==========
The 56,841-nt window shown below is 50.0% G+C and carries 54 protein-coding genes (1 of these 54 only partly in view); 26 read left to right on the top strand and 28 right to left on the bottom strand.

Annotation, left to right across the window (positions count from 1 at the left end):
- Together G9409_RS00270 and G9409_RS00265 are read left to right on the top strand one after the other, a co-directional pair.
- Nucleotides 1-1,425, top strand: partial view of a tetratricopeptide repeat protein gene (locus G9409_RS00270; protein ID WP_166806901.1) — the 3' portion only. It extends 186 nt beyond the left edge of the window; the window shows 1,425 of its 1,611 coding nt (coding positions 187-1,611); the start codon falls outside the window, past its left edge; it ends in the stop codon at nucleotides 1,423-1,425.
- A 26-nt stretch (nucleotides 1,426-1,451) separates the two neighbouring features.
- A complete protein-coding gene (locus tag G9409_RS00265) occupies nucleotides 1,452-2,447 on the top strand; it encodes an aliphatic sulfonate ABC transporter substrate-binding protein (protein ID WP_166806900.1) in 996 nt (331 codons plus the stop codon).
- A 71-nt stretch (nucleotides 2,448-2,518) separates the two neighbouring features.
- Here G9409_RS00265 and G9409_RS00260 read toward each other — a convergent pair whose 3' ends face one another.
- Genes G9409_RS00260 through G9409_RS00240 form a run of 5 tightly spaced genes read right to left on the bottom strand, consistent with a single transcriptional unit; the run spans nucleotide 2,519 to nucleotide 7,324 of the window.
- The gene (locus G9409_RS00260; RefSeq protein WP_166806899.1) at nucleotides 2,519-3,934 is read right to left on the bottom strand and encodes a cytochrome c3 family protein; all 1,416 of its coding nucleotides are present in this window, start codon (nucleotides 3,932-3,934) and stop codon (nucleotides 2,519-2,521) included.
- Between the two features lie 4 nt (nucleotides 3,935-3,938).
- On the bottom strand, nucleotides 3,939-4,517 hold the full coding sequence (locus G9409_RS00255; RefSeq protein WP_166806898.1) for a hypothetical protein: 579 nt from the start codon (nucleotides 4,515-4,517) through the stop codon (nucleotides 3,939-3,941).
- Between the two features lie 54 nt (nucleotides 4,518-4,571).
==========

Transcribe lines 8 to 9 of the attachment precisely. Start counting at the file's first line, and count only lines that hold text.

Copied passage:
- Here G9409_RS00265 and G9409_RS00260 read toward each other — a convergent pair whose 3' ends face one another.
- Genes G9409_RS00260 through G9409_RS00240 form a run of 5 tightly spaced genes read right to left on the bottom strand, consistent with a single transcriptional unit; the run spans nucleotide 2,519 to nucleotide 7,324 of the window.